In this lesson, you will learn how to create and implement your own interfaces with a concrete example and you will get an idea of why interfaces are useful especially when our classes don’t have a relationship with each other and therefore they don’t share a base class.


Imagine that we are working on a video game where the player can destroy stuff, But everything we destroy will have different behavior depending on what is destroyed.

for example, destroying a Chair will play some destruction sounds and will spawn destroyed chair parts, but destroying a car will play an explosion sound, create fire and destroy other objects nearby.

For our game we have the following classes:

  • Chair that inherits from class Furniture
  • Car that inherits from class vehicle

Now what is the best approach to add this destruction feature?

If we think about it, we can’t add a class to make our classes inherit because C# is a single inheritance language and not multi-inheritance. We already inherited from one class.

Plus, there is no concrete relationship between a car and a chair to share one base class anyways.

If we implement normal methods called Destroy in each class, it will be hard to maintain. What if we decide to change the destruction system entirely or add visual effects to our destructible objects? It will be a pain actually to go through each class and modify it.

What we need is a way to enforce our destructible behavior on every class that uses it just like a contract :)

The best approach, in this case, is to use an Interface we will call it IDestroyable, and any class that implements this interface will be forced to follow our destruction requirements and customize it at the same time depending on the class itself.

This interface will define two things

  • A property called DestructionSound which will store the audio file for the destruction sound
  • A method called Destroy which each class will implement differently

Now let’s make our classes implement this interface and implement the interface’s content

This way, if we decide to add a property or a method to our interface, for example: Delete destroyed objects, after some time, all classes that implement this interface will be forced to follow the new requirements since now they are part of the interface’s contract :).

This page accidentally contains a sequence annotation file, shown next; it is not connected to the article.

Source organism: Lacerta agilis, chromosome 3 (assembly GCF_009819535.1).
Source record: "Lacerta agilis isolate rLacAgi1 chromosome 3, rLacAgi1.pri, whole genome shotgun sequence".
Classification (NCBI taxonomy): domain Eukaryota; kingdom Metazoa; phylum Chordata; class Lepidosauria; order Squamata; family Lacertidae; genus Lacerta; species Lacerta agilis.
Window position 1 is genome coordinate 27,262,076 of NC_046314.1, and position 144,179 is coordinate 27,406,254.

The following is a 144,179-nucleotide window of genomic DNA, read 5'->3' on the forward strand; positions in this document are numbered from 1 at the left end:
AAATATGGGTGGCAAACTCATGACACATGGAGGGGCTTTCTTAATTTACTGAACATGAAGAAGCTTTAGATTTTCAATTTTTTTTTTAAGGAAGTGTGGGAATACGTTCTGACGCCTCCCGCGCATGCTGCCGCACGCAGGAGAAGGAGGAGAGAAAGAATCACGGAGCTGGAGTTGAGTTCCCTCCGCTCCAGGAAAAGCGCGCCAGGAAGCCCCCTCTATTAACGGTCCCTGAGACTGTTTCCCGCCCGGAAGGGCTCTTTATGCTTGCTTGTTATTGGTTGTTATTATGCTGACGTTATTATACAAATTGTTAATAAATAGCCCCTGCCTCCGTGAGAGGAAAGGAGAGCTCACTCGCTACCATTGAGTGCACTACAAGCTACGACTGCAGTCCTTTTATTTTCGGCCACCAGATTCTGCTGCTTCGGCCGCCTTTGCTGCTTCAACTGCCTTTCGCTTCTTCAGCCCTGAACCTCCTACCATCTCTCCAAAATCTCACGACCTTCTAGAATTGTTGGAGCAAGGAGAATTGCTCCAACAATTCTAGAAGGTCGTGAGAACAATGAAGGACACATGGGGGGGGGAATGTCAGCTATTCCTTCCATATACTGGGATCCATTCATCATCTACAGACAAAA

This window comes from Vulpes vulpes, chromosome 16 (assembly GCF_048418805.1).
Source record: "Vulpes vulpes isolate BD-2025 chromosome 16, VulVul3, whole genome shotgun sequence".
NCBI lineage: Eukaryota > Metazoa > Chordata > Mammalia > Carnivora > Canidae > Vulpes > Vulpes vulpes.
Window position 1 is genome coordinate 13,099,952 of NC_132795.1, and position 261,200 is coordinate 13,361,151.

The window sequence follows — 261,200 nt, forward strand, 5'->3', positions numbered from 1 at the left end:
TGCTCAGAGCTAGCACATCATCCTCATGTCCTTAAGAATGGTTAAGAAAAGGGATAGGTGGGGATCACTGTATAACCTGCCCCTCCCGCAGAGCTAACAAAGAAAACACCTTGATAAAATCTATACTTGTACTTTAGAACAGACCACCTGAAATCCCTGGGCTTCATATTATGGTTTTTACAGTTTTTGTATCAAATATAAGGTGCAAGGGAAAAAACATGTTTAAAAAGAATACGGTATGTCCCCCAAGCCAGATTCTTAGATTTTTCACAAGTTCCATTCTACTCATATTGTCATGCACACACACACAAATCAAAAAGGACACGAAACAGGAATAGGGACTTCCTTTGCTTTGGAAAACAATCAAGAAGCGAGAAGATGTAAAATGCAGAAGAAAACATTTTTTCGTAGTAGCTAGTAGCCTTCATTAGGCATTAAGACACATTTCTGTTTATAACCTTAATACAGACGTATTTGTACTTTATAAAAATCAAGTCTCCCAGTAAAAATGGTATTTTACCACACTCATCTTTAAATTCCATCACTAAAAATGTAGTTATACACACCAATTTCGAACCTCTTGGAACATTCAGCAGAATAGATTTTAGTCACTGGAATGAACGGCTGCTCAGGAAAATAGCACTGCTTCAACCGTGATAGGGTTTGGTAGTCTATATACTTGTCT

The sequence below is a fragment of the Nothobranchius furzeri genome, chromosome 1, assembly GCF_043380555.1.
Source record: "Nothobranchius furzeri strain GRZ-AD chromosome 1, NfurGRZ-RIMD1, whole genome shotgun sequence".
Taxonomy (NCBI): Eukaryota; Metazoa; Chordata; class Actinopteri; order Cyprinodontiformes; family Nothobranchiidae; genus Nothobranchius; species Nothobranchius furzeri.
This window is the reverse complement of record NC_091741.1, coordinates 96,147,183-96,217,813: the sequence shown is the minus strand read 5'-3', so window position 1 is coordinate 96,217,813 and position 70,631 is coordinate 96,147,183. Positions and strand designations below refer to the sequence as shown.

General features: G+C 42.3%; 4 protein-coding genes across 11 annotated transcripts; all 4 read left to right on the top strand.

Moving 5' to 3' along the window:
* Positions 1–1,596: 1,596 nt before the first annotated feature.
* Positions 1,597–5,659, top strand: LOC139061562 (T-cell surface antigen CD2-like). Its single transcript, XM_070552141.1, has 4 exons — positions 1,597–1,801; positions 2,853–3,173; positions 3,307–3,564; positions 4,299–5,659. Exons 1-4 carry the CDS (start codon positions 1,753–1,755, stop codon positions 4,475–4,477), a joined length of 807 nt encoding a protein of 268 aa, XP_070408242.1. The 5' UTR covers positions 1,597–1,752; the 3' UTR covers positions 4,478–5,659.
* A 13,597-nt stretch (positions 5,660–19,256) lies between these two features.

Now let’s go to our main method and create few objects of each class and use try the new destruction feature

Important note: Interfaces are used for Communication between 2 similar/nonsimilar classes, which do not care about the type of the class implementing the Interface, just like how our car communicated with the chair to call the Destroy method, all because they implemented the same interface.

While interfaces might seems hard to understand at first glance, they provide us with great perks, for example:

  • Code readability: An interface constitutes a declaration about intentions. It defines the capability of your class, what your class is capable of doing. If you implement ISortable, you’re clearly stating that objects of your class can be sorted.
  • Code semantics: By providing interfaces and implementing them, you’re actively separating concepts. An interface defines a behavioral model, a definition of what an object can do. Separating those concepts keeps the semantics of your code more clear.
  • Code maintainability: Interfaces help reduce coupling and allow you to easily interchange implementations for the same concept without the underlying code being affected.
  • Design Patterns: It’s the bigger picture of using contracts, abstraction, and interfaces pivotal for OOP, human understanding, and complex system architectures.
  • Multiple inheritance: complex Using interfaces can be our gateway to use multiple inheritances in C#


Suppose you write a library and want it to be modifiable by users. You write the interface and its class implementation. Other developers who will use your library can still write their own implementation class, which may use different technology/algorithms that achieve the same result. This is also why we meet so many interfaces in libraries we use but rarely feel the need to write our own interfaces because we don’t write libraries.

On a final note, the important thing is to understand how interfaces are implemented at this point of the course. As we go through different technologies like WPF and ASP.Net, we will start using interfaces more, which will help us better understand them in the future.

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